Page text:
Key takeaways from The Manufacturer’s Industrial Data Summit 2022By Bryan Difford on May 4, 2022
Recently a handful of the Peak manufacturing team attended the Industrial Data Summit (IDS).
Held at Villa Park in Birmingham, the IDS is the UK’s most senior gathering of manufacturing data professionals – created to ensure that data-minded manufacturers can come together for the fifth year to talk about the role of data and analytics in their businesses.
It was a fantastic event, with lots of great networking opportunities and some fascinating conversations with a wide range of manufacturing organizations, discussing their pain points, challenges and the ways intelligent data can help. Here, I’ve rounded up some of the main takeaways that the team took away from IDS 2022…
Having the correct skills
This was a recurring theme throughout the event, and was without doubt the single biggest issue seen across all the businesses that attended the summit. Even though the sector is currently struggling to combat shortages of semiconductors, raw materials (palladium, aluminium and nicol to name a few) – and is facing ongoing supply chain issues caused by COVID-19 and Brexit – finding the right people is still the hardest and most influential problem faced by manufacturers.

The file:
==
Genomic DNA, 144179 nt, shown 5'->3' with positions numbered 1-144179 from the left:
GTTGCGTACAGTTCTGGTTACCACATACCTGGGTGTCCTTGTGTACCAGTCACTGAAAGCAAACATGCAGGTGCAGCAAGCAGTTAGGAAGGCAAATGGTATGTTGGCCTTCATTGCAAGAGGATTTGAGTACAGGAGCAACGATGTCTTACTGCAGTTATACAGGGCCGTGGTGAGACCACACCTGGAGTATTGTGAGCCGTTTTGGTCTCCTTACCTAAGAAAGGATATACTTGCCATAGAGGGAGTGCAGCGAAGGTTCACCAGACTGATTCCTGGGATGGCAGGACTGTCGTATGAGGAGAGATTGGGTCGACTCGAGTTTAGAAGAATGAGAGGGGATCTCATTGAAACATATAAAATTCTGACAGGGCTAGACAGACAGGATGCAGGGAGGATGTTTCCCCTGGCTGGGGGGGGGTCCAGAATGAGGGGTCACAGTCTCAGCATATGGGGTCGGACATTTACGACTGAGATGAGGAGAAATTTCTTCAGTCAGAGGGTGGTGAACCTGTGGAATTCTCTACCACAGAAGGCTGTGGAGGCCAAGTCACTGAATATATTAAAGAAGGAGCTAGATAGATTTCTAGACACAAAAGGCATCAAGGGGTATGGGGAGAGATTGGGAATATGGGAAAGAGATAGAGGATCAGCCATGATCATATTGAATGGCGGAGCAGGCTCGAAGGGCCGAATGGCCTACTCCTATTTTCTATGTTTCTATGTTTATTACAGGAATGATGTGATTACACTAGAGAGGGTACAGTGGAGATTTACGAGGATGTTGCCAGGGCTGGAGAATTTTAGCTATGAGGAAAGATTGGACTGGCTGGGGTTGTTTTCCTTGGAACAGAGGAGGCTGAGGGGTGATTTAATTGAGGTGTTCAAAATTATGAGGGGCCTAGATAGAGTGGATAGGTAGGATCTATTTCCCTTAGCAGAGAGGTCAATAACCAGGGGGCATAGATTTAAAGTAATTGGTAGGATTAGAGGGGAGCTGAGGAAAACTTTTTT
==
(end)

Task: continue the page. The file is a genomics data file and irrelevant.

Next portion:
On this theme, a key learning was that manufacturers would rather bring in graduates that they can train up (knowing that they have a shelf life of around two years) rather than turning to outsourcing. There seemed to be a strong belief held by manufacturing leaders that outsourced partners don’t particularly care about outcomes!
The concept of procuring outcomes directly from a third party is still viewed as a risky approach to running projects in the manufacturing space. Unique skill sets, coupled with high levels of regulation and legislation, have forced the manufacturing community to rather control risk through having their people be internally employed.
When it comes to sustainability (both in terms of reporting on it and the reduction of carbon emissions), most manufacturers aren’t too sure where to start from a data perspective.
Currently, many are focusing on the easiest way of understanding their carbon footprint, which is to look at sustainability from a location perspective. This provides you with simple, easily understandable metrics like electricity, water, heating and cooling.
Other assets, however, can be much harder to understand and measure from a sustainable emissions standpoint. Not all manufacturers have an effective way of generating data around a specific asset (usually meaning a sensor is required) or their data may be very difficult to measure (like compressed air, for example.)
Even if manufacturers do manage to pull useful data from all of their assets, using it to positively impact sustainability is still a struggle; simply knowing the output of an asset doesn’t necessarily mean you can reduce its carbon footprint. Assets need to be managed intelligently based on their impact on the overall process which they form part of.